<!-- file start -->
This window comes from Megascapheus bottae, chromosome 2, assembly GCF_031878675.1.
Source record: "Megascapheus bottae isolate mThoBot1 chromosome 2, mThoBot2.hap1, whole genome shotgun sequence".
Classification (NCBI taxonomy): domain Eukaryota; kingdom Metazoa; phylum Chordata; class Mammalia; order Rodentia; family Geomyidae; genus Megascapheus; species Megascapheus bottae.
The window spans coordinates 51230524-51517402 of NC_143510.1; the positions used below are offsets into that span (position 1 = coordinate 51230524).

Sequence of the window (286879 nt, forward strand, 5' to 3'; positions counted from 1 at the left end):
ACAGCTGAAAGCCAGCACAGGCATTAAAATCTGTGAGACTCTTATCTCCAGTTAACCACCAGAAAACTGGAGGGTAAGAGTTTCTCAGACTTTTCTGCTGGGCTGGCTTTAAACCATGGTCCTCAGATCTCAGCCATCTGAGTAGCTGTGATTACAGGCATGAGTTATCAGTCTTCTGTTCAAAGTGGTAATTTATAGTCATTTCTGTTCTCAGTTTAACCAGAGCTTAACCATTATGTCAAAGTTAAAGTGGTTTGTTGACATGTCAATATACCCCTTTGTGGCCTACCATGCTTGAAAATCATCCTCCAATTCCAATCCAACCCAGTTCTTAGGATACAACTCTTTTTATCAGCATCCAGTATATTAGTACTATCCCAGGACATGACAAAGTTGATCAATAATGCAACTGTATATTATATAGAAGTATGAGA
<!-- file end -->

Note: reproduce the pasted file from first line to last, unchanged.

This window comes from Megascapheus bottae, chromosome 2, assembly GCF_031878675.1.
Source record: "Megascapheus bottae isolate mThoBot1 chromosome 2, mThoBot2.hap1, whole genome shotgun sequence".
Classification (NCBI taxonomy): domain Eukaryota; kingdom Metazoa; phylum Chordata; class Mammalia; order Rodentia; family Geomyidae; genus Megascapheus; species Megascapheus bottae.
The window spans coordinates 51230524-51517402 of NC_143510.1; the positions used below are offsets into that span (position 1 = coordinate 51230524).

Sequence of the window (286879 nt, forward strand, 5' to 3'; positions counted from 1 at the left end):
ACAGCTGAAAGCCAGCACAGGCATTAAAATCTGTGAGACTCTTATCTCCAGTTAACCACCAGAAAACTGGAGGGTAAGAGTTTCTCAGACTTTTCTGCTGGGCTGGCTTTAAACCATGGTCCTCAGATCTCAGCCATCTGAGTAGCTGTGATTACAGGCATGAGTTATCAGTCTTCTGTTCAAAGTGGTAATTTATAGTCATTTCTGTTCTCAGTTTAACCAGAGCTTAACCATTATGTCAAAGTTAAAGTGGTTTGTTGACATGTCAATATACCCCTTTGTGGCCTACCATGCTTGAAAATCATCCTCCAATTCCAATCCAACCCAGTTCTTAGGATACAACTCTTTTTATCAGCATCCAGTATATTAGTACTATCCCAGGACATGACAAAGTTGATCAATAATGCAACTGTATATTATATAGAAGTATGAGA